A new service that opens up access to the digital images of millions of pages of church court records has been launched by the National Records of Scotland (NRS). The records consist of the minutes and accounts of kirk sessions, presbyteries, synods and the General Assembly of the Church of Scotland. They also contain a wide variety of other documents, providing a picture of everyday life in Scotland from the sixteeenth century onwards and amount to more than 25,000 volumes, about 5 million pages of information
Local archive access in Scotland
Until now researchers in many parts of Scotland have found it difficult to travel to the archive where the records are physically held. Now for the first time the NRS and many local archives are combining to offer a service that researchers can use to get access to records from across Scotland. The service is being rolled out from November 2010, and it is hoped that more than a dozen local archives will be places where digital copies of the records can be consulted, in addition to the NRS itself.
The following archives currently offer the service in their search rooms:
- Aberdeen City and Aberdeenshire Archives: Aberdeen
- Ayrshire Archives: Auchincruive, Ayr
- Ayrshire Archives: Burns Monument Centre, Kilmarnock,
- Highland Council Archives: Archive and Registration Service, Inverness
- Highland Council Archives: Lochaber Archive Centre, Fort William
- Highland Council Archives: Caithness Archive Centre, Wick
- Orkney Library and Archive: Kirkwall
- Scottish Borders Archive and Local History Centre: Hawick
- Shetland Islands Council Archives: Lerwick
- Stirling Council Archives: Stirling
Please contact the relevant archive (using the links on the left side of this page) for details of opening times and access.
Plans for wider online access
Eventually it is planned to make the church records more widely available online via a subscription-based service. Researchers will have the choice of accessing the records free of charge in various Scottish archives, or using the subscription service.
George MacKenzie, Keeper of the Records of Scotland, who heads the National Archives of Scotland, said: 'Church records have long been among the most popular records in our care. Using digital technology, and with the help of local archives, we are making the remarkable information they contain available to a much wider audience. We are confident that these exciting developments will make family history and academic historical research much easier. We expect many people will discover new avenues to follow when they begin to explore the records.'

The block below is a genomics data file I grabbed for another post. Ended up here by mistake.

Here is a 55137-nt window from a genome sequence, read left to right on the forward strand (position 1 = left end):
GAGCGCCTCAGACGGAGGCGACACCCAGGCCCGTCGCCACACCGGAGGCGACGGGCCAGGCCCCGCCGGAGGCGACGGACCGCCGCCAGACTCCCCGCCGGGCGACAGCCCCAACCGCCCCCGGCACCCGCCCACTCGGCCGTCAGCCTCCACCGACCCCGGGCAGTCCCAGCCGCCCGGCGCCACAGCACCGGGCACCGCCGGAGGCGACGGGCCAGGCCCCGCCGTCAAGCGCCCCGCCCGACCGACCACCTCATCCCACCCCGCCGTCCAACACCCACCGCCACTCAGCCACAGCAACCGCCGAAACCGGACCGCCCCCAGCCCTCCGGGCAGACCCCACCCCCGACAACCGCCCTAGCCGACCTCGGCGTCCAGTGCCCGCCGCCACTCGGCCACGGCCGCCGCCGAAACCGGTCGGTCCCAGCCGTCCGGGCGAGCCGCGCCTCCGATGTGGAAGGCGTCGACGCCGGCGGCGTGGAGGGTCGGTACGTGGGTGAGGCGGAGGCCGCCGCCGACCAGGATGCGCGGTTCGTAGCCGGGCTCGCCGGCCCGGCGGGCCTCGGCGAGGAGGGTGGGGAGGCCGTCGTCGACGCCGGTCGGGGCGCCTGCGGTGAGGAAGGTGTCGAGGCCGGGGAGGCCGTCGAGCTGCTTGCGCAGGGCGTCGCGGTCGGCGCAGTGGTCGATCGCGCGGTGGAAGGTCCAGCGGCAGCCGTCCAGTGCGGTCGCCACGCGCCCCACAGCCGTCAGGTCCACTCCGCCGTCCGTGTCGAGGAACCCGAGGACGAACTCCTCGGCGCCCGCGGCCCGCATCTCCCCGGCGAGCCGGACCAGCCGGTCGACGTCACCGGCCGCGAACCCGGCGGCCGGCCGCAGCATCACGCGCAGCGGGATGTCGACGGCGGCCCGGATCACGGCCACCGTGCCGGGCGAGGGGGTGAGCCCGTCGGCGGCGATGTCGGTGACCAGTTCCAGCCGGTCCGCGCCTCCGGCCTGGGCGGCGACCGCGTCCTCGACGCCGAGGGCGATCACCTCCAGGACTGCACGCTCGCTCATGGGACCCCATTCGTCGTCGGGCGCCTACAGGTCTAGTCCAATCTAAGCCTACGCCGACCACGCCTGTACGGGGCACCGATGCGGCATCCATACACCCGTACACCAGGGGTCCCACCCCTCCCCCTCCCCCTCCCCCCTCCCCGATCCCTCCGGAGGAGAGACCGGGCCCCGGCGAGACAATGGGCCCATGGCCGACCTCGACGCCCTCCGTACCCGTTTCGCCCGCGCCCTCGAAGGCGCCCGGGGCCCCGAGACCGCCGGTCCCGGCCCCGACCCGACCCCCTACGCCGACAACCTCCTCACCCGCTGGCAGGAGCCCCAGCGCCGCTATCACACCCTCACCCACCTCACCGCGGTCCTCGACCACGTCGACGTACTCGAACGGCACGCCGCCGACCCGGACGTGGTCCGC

To mark the launch of the new service and the 450th anniversary of the Reformation in Scotland, a travelling display 'Spreading the word' is putting the spotlight on these fascinating records. It opened in Aberdeen on 26 October and can be seen at other venues around Scotland during the winter months. For more information visit our exhibitions page.
What the records contain
The Scottish Reformation saw the introduction of a new system to run church affairs: the General Assembly, synods, presbyteries, and kirk sessions. Presbyterians who later broke away from the Kirk also adopted a church court system.
The records created by church courts are very useful for family history, local history and academic research. Of most interest for genealogists and local historians are the minutes of the kirk sessions, which typically contain a detailed and often colourful record of the discipline the minister and kirk elders handed out to errant parishioners for offences such as drunkenness, swearing, breaking the Sabbath, quarrelling and sexual misdemeanours. Other records include proclamations of banns, communion rolls, seat rent books and poor relief accounts.
Deposited in the NRS in 1960, church court records are cared for by the NAS and by local archives under charge and superintendence of the Keeper of the Records of Scotland. They include the records of secession church congregations which rejoined the Church of Scotland.